Tim Belford: Short Takes On Life
Tim Belford
Tim Belford
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Tim Belford is host of Quebec A.M. -- CBC Radio's popular English- language morning show (91.7 FM, 6-9, Mon.-Fri). He also is said to know a thing or three about wine.

Posted 03.21.03
Quebec City


Waiting to fish

It's that time of year again -- a time I await with a certain amount of impatience, a certain anticipation.

No, it's not Spring. Although that would be nice in itself. It's not the inevitable flowering of the land. Nothing so poetic.

It's the opening of fishing season.

Now, I can almost hear the dials being spun, the radios being turned off. To the uninitiated, it's difficult to explain.

I have been a life-long devotee of angling.

Ever since my father took myself and my brothers on our first fishing expedition I've been, shall we say, hooked.

I was about six years-old at the time. And we had to walk a couple of miles along the shore of Lake Ontario to a place called Fifteen Mile Creek.

It was barely a stream, running into the lake in not much more than a trickle. But it had what my father knew was the essential element of success.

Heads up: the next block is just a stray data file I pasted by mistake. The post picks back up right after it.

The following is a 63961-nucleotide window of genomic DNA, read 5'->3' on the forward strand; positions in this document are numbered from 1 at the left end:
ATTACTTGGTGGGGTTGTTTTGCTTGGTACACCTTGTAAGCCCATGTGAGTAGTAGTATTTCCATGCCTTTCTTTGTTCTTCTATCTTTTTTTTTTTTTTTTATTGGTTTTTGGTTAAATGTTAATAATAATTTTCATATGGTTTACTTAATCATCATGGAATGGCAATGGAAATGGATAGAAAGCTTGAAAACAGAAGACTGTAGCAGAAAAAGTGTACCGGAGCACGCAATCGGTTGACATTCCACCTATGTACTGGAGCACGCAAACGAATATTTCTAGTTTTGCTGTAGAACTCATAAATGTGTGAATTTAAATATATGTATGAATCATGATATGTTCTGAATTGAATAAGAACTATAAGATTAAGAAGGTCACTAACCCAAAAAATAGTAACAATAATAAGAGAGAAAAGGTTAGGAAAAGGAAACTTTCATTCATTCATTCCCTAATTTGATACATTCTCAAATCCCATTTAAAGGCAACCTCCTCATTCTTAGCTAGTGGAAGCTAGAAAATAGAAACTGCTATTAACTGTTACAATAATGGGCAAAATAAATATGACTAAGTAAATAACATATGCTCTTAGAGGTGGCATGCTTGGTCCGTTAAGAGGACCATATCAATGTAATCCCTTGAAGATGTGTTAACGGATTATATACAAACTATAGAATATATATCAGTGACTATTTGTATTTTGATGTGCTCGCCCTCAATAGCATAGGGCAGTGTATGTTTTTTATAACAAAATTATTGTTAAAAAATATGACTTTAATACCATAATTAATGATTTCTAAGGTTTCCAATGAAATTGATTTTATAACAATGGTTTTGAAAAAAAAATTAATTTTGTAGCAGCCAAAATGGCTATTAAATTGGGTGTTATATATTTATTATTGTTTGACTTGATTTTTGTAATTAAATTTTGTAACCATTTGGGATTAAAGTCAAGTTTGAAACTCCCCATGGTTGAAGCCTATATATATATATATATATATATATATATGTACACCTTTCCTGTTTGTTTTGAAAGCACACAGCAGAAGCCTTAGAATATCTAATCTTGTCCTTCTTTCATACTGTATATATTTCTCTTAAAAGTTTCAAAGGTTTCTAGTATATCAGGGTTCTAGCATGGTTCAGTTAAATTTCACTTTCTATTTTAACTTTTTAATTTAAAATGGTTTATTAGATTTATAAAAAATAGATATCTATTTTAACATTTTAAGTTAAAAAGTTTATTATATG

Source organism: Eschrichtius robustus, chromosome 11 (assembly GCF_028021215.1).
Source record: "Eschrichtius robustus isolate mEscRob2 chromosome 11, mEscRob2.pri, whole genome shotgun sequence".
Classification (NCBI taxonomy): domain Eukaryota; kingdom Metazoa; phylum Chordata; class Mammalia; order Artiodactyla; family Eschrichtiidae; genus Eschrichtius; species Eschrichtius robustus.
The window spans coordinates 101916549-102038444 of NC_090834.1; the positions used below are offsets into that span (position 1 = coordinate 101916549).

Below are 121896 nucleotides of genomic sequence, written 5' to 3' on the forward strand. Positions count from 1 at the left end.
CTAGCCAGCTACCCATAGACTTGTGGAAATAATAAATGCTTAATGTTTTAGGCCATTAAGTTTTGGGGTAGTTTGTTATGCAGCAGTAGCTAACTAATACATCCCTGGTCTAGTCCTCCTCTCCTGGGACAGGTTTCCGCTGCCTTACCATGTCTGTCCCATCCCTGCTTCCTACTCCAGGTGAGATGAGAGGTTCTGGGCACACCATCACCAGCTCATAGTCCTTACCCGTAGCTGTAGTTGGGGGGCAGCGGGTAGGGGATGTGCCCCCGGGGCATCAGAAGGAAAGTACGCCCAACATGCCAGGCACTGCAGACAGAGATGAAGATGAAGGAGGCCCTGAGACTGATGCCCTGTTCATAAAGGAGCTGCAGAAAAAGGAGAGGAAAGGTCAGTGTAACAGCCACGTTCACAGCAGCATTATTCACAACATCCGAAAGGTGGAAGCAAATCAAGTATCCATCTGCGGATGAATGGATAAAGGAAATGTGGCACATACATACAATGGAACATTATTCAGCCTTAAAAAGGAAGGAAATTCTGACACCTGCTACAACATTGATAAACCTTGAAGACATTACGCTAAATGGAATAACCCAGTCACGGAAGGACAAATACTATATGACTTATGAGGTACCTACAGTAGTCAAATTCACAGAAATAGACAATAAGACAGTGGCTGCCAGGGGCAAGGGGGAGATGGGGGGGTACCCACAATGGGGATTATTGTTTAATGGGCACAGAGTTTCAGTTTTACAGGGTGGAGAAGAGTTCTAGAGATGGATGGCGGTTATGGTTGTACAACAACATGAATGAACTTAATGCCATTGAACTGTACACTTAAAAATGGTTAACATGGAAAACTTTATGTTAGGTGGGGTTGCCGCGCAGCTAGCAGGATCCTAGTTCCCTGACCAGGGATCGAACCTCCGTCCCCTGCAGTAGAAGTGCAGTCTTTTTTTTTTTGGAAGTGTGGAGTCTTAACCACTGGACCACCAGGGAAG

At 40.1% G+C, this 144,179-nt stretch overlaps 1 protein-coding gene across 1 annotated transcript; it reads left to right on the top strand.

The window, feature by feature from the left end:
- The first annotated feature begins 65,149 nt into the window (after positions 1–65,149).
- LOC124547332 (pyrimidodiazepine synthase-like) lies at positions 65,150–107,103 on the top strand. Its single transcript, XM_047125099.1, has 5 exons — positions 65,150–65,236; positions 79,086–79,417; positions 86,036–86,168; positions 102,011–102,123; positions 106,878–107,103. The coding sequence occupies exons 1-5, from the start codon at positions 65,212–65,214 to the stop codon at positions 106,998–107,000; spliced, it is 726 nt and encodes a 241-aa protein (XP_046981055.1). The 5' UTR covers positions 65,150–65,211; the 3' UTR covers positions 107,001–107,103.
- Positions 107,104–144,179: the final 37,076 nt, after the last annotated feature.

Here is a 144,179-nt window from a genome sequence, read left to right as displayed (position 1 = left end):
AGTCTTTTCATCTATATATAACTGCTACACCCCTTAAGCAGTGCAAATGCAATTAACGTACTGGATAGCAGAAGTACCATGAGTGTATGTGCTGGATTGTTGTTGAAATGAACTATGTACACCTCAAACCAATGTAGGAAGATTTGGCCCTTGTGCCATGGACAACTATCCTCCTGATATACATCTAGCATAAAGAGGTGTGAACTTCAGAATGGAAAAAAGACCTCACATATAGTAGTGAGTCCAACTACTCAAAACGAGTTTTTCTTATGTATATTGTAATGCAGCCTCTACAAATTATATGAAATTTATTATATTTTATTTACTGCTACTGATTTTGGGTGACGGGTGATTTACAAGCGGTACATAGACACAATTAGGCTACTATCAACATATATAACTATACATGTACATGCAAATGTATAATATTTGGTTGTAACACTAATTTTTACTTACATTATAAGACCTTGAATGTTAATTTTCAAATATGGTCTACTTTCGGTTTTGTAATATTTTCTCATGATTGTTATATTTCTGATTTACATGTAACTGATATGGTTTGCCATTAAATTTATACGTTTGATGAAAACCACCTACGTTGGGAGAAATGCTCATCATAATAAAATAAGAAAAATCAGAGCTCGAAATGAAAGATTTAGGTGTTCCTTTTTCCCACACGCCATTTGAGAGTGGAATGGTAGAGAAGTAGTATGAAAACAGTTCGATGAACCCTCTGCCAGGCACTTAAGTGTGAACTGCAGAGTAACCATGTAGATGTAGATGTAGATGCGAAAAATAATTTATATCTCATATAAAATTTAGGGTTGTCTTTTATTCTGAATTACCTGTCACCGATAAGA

It was full of sunfish and rock bass.

Sunfish, you see, are the piranha of fresh-water fish. They're seldom longer than about five inches, they'll eat just about anything, and they're ready to feed twenty-four hours a day.

In short, a juvenile fisherman's delight.

That's because kids don't really care about size or quality. What they want is to catch a lot of fish.

And we did.

I don't think my father ever actually fished himself.

When he wasn't busy showing one of us how to bait his hook, he was busy with another trying to get a fish off the hook.

Half the time, I managed to get the wriggling, fighting, sunfish completely wrapped around the line and the line wrapped around me.

Part of the fun was lunch.

We'd build a small fire on the beach and cook some beans right in the can.

We'd stick wieners on the end of sticks and roast them as well.

This wasn't necessarily a smart idea. As the youngest, I got the first wiener.

While waiting for my beans, the wiener promptly rolled of my plate onto the sand. My father took that one.

The second wiener followed the first. This time my older brother ended up with the gritty hot dog.

I was smart enough not to drop number three.

When we'd exhausted all our worms we found that sunfish will just as happily bite on beans, or rolled up bits of bread -- even sandy wieners.

My father always gave out prizes as well.

There was one for the largest fish, the most fish, the smallest fish, any fish with blue eyes, etc.

We all got a prize.

At the end of the day we wandered home along the shore as content as any children could ever be.

And the feeling stuck.

So here I am, fifty years later, waiting for fishing season to open.